Mrs Susan Butler, who died recently at the age of 91, was responsible more than any other person since mid century for the development and appreciation of the arts in Kilkenny. The earliest chairman of Kilkenny Arts Week, she was also the prime force behind the Kilkenny Art Gallery Society, and at the time of her death was successfully canvassing for funds for a county archive, which will be established at the castle. She arranged for the splendid Pennefather Collection of modern Irish art to be rescued from dusty oblivion; the gallery in which it is now housed was retitled the Butler Gallery in honour of her work and that of her late husband, the author, Hubert Butler.
She disliked the name "Peggy", by which she was universally known, disowning her middle name of Margaret which she received from her parents, Dr and Mrs Thomas Guthrie of Tunbridge Wells, Kent. She, and her brother Tyrone Guthrie, felt uncomfortable in complacent English suburbia, preferring the home of their mother, Norah Power, at Annaghmakerrig in Co Monaghan. When Dr Guthrie died prematurely, the family moved back to Ireland. It was Peggy who, in later years, convinced her brother that he should leave Annaghmakerrig to the nation as a workplace for artists.
She trained as a painter at the Regent Street Polytechnic. It is said that had she persisted - instead of devoting her time to her family and the encouragement of others - she could have taken her place alongside contemporaries such as Norah McGuinness and Nano Reid. She possessed a high minded disdain for bureaucracy, and readily admitted to having little time for what she saw as the caution and time serving of official arts administrators: She preferred eccentrics, and it is certain that she had a touch of that quality herself.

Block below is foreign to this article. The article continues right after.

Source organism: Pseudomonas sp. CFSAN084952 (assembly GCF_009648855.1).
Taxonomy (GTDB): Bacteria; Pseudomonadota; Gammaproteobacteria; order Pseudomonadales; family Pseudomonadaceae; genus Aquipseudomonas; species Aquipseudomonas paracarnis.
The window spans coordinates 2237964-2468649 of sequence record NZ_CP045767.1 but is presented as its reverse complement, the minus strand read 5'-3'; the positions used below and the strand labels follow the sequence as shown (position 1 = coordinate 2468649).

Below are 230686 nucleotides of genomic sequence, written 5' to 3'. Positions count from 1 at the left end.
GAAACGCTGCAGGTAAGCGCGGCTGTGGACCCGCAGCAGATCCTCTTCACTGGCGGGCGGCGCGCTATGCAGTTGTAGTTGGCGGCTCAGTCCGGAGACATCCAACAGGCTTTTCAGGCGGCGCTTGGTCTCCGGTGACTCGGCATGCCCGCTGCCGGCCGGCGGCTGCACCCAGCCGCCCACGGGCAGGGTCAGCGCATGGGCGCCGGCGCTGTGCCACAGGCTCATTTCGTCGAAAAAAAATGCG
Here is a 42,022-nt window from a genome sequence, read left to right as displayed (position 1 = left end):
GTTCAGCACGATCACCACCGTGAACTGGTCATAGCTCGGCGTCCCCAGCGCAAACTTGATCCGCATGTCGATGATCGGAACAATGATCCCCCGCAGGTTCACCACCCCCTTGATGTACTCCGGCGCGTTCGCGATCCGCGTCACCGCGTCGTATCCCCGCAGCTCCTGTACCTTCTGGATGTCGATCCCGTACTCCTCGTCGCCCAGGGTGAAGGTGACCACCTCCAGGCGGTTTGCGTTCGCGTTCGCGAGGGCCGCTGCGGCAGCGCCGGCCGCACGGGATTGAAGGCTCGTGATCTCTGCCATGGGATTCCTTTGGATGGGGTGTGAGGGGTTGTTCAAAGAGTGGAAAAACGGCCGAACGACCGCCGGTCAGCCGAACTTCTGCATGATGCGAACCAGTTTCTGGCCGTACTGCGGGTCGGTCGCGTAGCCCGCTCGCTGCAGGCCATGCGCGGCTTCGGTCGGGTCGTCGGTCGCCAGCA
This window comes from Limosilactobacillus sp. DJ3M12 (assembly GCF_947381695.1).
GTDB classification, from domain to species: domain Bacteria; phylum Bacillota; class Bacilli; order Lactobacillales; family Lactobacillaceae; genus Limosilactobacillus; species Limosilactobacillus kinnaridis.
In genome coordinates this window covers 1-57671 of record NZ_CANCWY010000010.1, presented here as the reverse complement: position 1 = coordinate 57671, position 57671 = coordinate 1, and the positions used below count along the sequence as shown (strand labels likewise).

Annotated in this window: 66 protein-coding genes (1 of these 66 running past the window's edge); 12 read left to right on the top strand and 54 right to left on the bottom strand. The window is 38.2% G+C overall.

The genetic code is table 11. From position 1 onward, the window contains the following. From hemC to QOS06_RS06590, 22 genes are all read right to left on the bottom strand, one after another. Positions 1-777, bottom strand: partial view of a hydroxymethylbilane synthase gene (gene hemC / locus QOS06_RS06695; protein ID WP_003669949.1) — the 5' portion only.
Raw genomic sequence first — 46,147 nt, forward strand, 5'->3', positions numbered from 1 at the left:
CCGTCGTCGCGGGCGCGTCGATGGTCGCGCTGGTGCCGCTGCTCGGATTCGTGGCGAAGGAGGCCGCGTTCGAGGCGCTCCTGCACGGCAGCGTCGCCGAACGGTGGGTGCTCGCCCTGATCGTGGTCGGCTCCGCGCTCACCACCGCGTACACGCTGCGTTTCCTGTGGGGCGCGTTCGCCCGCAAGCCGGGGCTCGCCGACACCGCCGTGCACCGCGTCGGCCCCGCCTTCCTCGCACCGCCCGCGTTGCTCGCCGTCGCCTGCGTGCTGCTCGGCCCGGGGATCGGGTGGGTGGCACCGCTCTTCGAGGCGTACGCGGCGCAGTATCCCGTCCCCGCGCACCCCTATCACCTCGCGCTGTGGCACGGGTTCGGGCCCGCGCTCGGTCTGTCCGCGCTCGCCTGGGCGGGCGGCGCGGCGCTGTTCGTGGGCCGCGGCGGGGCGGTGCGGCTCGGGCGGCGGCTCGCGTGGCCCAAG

She also had a succinctly eccentric way with words, describing the design of a well know range of Irish carpeting as "looking as if a mammoth had been sick following a cauliflower lunch". "The English", she once remarked without regard for political correctness, "are as foreign as Hottentots". An acerbic utterance concealed a person rich in kindliness and warmth - particularly towards the young. Her book of humorous drawings, They Speak for Themselves (1981), and her more contemplative poems, Mind's Eye (1993), disclose these opposites in her character.
She will be very greatly missed by a huge circle of friends in Kilkenny and elsewhere, and especially by her family - her daughter Julia Crampton, her three grandchildren and her three great grandchildren.